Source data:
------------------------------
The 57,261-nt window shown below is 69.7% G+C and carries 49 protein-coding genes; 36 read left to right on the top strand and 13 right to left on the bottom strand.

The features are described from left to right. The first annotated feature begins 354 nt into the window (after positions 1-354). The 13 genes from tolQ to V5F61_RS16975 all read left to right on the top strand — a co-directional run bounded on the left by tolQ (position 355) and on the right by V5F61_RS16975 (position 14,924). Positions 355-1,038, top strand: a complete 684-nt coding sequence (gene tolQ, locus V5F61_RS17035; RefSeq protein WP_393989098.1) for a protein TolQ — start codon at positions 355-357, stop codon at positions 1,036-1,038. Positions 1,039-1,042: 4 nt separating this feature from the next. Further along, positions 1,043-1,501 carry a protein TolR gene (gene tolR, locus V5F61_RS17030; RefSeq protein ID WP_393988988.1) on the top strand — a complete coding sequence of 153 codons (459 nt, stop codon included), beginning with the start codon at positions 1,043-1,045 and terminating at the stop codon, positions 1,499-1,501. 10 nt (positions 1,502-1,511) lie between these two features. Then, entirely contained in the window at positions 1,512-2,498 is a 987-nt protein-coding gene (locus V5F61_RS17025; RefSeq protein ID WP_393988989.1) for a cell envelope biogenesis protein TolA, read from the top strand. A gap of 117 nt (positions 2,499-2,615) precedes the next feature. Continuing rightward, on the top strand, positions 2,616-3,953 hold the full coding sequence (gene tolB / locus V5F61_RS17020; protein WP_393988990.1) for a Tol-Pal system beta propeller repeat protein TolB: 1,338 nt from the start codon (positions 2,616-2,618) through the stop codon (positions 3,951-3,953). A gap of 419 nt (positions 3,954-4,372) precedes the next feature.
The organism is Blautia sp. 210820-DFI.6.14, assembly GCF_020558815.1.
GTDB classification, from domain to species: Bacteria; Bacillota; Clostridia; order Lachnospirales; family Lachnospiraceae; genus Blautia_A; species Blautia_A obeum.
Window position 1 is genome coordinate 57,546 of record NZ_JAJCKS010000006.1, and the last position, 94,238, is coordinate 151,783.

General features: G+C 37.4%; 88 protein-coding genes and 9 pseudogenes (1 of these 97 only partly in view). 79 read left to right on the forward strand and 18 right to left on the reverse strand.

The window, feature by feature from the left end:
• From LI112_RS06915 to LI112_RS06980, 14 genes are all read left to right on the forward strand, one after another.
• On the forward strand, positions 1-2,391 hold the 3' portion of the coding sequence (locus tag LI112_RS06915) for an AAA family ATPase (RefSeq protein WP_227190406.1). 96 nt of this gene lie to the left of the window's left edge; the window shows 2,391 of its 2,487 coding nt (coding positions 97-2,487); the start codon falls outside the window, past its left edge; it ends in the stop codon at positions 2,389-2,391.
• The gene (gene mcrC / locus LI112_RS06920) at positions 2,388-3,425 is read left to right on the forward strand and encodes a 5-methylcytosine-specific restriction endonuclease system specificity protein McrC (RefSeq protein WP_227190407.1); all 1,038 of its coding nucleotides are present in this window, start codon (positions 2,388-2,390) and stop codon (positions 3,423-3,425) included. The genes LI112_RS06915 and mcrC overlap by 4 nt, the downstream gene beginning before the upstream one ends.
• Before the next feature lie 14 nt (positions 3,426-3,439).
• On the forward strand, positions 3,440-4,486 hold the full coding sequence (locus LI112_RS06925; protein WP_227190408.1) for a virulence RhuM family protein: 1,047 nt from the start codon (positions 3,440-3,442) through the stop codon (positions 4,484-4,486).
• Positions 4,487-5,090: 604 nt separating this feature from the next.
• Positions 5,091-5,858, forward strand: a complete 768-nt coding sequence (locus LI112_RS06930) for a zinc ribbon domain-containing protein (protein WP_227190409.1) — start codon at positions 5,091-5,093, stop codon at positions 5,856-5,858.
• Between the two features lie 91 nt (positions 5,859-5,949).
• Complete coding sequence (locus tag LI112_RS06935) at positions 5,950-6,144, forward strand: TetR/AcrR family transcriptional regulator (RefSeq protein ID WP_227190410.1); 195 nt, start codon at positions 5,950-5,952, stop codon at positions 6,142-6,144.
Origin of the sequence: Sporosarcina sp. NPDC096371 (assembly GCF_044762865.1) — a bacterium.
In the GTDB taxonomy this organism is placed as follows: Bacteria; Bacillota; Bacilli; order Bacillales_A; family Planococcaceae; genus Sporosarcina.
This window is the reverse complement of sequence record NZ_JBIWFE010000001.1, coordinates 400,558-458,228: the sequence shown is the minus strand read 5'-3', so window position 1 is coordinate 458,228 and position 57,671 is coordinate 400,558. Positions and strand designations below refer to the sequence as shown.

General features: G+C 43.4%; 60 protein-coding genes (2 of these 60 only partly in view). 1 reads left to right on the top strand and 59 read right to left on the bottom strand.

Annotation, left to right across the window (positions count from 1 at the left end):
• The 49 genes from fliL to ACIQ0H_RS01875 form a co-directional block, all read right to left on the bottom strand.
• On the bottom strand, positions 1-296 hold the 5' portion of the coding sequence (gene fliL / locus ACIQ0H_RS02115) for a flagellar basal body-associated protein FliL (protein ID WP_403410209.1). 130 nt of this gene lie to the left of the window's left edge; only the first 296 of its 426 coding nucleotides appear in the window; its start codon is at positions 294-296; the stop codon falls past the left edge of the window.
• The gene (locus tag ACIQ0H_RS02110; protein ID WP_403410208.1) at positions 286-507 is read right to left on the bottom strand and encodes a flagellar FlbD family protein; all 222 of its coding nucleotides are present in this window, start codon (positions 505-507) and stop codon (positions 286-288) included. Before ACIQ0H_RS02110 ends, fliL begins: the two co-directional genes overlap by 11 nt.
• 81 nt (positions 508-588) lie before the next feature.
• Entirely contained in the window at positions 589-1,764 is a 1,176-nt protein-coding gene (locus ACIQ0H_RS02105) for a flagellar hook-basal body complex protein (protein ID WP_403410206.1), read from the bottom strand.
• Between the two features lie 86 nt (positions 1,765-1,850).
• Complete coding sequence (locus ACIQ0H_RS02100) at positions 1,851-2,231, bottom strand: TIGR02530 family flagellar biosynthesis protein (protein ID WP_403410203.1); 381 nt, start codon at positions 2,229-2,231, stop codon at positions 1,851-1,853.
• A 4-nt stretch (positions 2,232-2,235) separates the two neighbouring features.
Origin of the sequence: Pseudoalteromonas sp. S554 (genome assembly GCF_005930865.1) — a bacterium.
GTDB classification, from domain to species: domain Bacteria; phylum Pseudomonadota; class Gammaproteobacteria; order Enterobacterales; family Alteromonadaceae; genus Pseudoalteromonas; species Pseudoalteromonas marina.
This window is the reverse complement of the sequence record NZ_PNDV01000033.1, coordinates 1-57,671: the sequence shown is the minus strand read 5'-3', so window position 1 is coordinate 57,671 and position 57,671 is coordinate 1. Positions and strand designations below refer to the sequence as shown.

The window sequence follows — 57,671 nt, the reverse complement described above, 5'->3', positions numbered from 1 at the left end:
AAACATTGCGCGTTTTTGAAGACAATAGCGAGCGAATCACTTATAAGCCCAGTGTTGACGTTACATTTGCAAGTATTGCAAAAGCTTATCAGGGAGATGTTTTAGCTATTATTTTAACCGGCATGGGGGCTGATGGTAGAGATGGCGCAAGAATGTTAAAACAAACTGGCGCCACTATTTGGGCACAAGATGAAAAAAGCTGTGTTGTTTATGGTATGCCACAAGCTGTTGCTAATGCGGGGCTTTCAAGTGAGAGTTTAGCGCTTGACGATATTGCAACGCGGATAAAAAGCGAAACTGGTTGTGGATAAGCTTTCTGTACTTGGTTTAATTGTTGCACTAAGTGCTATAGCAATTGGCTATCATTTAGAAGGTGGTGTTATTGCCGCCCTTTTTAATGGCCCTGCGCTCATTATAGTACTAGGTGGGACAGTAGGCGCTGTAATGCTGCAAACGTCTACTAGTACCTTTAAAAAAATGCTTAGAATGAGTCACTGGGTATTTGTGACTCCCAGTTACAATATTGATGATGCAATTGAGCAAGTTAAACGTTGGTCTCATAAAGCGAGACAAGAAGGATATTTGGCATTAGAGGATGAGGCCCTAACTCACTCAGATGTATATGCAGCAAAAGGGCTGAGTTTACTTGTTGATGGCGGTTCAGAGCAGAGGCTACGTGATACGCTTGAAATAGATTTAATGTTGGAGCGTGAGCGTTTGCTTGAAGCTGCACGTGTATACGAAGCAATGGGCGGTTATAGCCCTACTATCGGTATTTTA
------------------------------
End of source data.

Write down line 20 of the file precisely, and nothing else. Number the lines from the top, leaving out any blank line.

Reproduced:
General features: G+C 43.4%; 60 protein-coding genes (2 of these 60 only partly in view). 1 reads left to right on the top strand and 59 read right to left on the bottom strand.